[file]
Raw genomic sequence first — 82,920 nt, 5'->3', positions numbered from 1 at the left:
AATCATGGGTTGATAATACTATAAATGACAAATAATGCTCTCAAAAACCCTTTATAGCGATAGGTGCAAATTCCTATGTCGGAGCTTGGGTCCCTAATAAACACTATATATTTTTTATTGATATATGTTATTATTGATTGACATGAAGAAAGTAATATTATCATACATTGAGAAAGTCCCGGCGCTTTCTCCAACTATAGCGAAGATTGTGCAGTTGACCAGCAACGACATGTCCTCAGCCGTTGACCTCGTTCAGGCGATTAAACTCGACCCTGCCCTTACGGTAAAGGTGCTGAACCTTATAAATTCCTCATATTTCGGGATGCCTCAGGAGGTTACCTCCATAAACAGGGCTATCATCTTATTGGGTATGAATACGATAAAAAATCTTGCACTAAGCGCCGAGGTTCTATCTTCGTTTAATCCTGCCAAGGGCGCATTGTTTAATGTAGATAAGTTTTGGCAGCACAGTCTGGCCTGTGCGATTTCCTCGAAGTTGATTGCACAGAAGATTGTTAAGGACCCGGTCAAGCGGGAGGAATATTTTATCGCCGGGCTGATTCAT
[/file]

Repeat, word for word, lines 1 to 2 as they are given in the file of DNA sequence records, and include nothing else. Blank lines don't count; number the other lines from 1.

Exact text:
Raw genomic sequence first — 82,920 nt, 5'->3', positions numbered from 1 at the left:
AATCATGGGTTGATAATACTATAAATGACAAATAATGCTCTCAAAAACCCTTTATAGCGATAGGTGCAAATTCCTATGTCGGAGCTTGGGTCCCTAATAAACACTATATATTTTTTATTGATATATGTTATTATTGATTGACATGAAGAAAGTAATATTATCATACATTGAGAAAGTCCCGGCGCTTTCTCCAACTATAGCGAAGATTGTGCAGTTGACCAGCAACGACATGTCCTCAGCCGTTGACCTCGTTCAGGCGATTAAACTCGACCCTGCCCTTACGGTAAAGGTGCTGAACCTTATAAATTCCTCATATTTCGGGATGCCTCAGGAGGTTACCTCCATAAACAGGGCTATCATCTTATTGGGTATGAATACGATAAAAAATCTTGCACTAAGCGCCGAGGTTCTATCTTCGTTTAATCCTGCCAAGGGCGCATTGTTTAATGTAGATAAGTTTTGGCAGCACAGTCTGGCCTGTGCGATTTCCTCGAAGTTGATTGCACAGAAGATTGTTAAGGACCCGGTCAAGCGGGAGGAATATTTTATCGCCGGGCTGATTCAT